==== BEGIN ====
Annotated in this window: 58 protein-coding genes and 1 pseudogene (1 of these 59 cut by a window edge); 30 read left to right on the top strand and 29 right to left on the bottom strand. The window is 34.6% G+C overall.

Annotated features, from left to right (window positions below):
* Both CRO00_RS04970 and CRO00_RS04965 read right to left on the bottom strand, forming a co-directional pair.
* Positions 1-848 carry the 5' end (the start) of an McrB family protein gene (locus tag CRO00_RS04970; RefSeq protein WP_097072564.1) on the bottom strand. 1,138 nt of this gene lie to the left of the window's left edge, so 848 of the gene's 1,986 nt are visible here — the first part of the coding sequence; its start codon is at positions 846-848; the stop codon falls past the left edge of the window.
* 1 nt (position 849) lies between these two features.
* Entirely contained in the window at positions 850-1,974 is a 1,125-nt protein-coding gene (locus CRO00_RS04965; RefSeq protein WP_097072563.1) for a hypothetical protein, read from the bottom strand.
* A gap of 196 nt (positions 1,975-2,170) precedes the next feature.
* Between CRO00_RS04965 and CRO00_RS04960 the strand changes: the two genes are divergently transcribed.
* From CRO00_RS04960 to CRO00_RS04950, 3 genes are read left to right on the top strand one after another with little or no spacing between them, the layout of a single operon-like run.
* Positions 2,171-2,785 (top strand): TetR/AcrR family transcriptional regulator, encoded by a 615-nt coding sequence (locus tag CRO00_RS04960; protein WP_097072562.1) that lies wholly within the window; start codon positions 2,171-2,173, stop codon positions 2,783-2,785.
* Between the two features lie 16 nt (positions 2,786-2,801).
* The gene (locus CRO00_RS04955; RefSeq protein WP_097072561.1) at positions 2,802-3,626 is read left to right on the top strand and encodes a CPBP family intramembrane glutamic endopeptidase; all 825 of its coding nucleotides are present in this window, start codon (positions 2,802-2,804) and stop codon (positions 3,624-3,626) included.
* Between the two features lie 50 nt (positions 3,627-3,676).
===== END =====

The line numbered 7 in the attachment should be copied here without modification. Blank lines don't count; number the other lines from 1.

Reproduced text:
* A gap of 196 nt (positions 1,975-2,170) precedes the next feature.